Stephen F. Austin State University

News

'The Importance of Being Earnest' - SFA School of Theatre to stage Wilde's classic comedy of manners

February 12, 2015 - Robbie Goodrich
Paris junior Shelby Gilliam as Lady Bracknell and Richmond sophomore Keenan Chiasson as Algernon rehearse for SFA's upcoming production of "The Importance of Being Earnest." Working in a studio near W.M. Turner Auditorium, they incorporate only a few essential properties and costume pieces at this early stage of preparation for the show, which runs Tuesday through Saturday, March 3 through 7 at 7:30 p.m. with a special school-day matinee at 10 a.m. on Thursday, March 5. Call (936) 468-6407 or visit theatre.sfasu.edu for tickets or more information.
NACOGDOCHES, Texas - Anyone who loves outrageous characters and clever comedy will want to see "The Importance of Being Earnest" when the Stephen F. Austin State University School of Theatre performs Oscar Wilde's classic play Tuesday through Saturday, March 3 through 7, in Turner Auditorium on the SFA campus.

This cheerful and lighthearted comedy of manners, which Wilde called "a trivial play for serious people," is his brilliant tour de force, regarded by many as the wittiest play in the English language, according to Jack Heifner, SFA's playwright-in-residence and director of the show.

"Witty dialogue, mistaken identities and hilarious characters" will enchant the audience, Heifner said.

"Jack is in love with Gwendolen, but when it is revealed that both Jack and his best friend, Algernon, are living a very big lie, a delightful comedy with outrageous revelations unfolds," Heifner said. "The play is a swift comedy of manners - good and bad - and is an enchanting love story that satirizes everything in Victorian society."

In deciding what he would like to direct this semester, Heifner chose "The Importance of Being Earnest" because he thought theatre students needed to experience "a classic play that would teach them more about period styles," he said.
"Since this play is set in Victorian England, it provides an excellent opportunity for our students to explore a time that is very different from their own," he said.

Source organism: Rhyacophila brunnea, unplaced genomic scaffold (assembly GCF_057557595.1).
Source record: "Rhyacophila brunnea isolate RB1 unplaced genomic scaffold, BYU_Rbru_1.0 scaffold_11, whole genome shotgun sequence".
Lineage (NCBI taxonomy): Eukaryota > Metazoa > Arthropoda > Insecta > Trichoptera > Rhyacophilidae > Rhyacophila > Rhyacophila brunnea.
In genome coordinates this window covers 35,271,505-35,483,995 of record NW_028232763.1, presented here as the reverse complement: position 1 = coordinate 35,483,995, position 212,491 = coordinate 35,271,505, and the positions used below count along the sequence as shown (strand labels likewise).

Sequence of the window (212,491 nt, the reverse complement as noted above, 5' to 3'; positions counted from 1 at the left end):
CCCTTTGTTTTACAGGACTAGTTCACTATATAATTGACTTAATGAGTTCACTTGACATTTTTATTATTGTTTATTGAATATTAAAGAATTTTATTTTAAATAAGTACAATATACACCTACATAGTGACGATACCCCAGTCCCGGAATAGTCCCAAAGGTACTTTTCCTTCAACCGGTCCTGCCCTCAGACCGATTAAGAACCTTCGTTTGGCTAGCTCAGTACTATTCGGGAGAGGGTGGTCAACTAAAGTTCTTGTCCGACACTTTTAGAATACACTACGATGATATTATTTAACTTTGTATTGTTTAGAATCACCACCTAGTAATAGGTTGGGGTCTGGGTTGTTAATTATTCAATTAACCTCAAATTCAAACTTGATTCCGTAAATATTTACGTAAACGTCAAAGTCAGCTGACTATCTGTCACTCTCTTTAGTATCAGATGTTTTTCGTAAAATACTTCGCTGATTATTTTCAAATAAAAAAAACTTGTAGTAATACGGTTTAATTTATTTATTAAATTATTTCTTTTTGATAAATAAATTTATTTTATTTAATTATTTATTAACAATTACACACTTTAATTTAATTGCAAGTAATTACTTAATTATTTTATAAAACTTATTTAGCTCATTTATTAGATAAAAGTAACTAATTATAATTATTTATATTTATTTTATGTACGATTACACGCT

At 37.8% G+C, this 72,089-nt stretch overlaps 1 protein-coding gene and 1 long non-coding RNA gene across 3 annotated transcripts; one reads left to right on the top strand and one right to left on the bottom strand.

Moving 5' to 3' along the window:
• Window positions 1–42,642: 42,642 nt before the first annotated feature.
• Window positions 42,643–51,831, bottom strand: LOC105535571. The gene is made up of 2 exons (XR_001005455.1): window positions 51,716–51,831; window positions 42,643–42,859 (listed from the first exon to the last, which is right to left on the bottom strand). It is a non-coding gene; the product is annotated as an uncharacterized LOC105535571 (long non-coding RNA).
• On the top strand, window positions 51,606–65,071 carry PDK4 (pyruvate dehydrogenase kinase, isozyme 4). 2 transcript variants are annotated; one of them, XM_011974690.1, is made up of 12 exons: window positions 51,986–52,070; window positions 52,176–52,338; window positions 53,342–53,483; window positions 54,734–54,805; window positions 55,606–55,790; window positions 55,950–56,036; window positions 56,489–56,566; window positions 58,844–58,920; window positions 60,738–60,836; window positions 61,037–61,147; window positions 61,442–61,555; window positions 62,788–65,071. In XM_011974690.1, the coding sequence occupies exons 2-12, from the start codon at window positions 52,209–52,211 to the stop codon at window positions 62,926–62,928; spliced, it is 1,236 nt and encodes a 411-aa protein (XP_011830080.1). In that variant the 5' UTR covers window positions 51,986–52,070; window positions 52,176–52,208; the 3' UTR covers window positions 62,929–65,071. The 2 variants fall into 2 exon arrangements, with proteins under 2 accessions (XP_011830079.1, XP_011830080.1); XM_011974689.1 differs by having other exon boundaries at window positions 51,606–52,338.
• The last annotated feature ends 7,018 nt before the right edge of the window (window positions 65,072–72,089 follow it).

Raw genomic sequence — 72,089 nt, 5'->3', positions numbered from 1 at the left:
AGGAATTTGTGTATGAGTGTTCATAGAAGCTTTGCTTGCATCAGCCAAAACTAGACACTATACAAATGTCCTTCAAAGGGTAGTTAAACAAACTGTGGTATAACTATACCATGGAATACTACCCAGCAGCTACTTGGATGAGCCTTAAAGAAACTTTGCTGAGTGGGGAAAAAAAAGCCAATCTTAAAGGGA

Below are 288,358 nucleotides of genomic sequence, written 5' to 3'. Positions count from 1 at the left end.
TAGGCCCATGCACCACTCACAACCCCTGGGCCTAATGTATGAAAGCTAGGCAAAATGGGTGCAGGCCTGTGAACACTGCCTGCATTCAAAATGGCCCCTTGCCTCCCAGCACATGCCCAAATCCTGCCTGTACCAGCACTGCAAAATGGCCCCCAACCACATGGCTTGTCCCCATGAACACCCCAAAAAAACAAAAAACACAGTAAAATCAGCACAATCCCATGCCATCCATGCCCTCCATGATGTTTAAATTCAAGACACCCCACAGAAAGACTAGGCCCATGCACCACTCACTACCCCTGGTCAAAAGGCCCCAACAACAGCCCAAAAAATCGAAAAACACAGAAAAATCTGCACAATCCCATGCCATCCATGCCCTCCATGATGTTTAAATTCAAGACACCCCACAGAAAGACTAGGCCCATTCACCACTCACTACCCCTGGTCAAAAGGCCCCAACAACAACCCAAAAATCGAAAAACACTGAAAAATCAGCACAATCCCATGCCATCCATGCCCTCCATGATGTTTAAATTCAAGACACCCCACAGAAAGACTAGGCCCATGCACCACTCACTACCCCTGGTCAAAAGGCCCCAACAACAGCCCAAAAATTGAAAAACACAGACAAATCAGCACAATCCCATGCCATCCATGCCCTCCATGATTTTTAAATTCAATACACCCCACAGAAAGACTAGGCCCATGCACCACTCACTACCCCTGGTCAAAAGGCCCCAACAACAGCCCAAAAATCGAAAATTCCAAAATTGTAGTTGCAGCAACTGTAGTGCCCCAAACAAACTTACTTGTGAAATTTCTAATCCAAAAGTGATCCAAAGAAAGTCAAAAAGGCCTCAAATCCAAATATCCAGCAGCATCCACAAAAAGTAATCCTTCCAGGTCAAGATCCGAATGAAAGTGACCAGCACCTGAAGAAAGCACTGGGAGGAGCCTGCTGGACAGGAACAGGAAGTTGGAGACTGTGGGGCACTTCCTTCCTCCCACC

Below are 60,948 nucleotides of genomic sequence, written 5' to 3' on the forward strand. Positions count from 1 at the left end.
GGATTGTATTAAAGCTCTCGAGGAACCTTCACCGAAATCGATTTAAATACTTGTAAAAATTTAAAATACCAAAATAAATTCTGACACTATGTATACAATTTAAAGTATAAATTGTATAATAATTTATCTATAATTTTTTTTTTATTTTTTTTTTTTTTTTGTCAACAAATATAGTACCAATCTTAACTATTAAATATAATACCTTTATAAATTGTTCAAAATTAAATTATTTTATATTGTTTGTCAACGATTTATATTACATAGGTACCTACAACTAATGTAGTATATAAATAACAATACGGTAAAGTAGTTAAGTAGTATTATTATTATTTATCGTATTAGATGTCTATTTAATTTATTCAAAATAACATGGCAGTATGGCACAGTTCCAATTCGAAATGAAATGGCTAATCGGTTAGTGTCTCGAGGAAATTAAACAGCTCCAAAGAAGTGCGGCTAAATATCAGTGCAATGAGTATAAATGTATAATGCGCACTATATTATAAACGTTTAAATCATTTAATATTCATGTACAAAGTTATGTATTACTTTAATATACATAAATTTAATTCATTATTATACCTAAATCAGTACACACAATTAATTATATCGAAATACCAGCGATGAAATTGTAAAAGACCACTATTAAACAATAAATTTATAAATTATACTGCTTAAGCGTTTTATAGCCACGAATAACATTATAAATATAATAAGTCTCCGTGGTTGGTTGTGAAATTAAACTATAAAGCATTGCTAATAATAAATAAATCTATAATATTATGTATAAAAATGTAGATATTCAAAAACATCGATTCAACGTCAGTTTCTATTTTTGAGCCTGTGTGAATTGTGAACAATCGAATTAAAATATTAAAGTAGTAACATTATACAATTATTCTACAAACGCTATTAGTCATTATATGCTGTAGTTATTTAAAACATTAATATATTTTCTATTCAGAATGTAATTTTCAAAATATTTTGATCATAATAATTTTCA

Today's manners can be considered quite "casual" compared to the manners of 1895, which is when the play was first performed, Heifner explained.

"We have done a lot of research into the period, including a great deal of reading, as well as watching a biography of the life of Oscar Wilde and a video about the manners of the time."

Beautiful sets and costumes will reflect the opulence of the time period, Heifner said.

"We are setting the play at the time it was written and in the theatre where it first played - the St. James Theatre in London," he said. "The play opened on Feb. 14, 1895, and it still remains a gorgeous Valentine to the theatre."

The play is considered "G" rated, although younger children likely will not understand the language and might be bored, Heifner said. There are no situations in the play that would be considered offensive to a typical audience.

Mastering the language in the script, the time period, the manners and the comedy will be challenging for Heifner and the student actors.

"It's a very witty satire," Heifner said. "I love challenges and so do our students. The play is an excellent opportunity for our students to work on a classic play that is considered one of the greatest comedies of all time."

Heifner promises to deliver a "witty twist" on the production that will offer new delights and insights. "It is something I will not reveal," he said. "It has to be seen!"

He believes that anyone who sees the show will leave Turner Auditorium with "a smile, an understanding of Victorian manners, and an appreciation of Oscar Wilde's brilliant mind."

"Most of all, I want them to be dazzled by our talented students in the School of Theatre," he said.

Show times are 7:30 nightly March 3 through 7. A special school-day matinee will be at 10 a.m. Thursday, March 5. Tickets are $15 for adults, $10 for seniors and $7.50 for students/youth. For tickets or more information, call the SFA Fine Arts Box Office at (936) 468-6407 or visit theatre.sfasu.edu.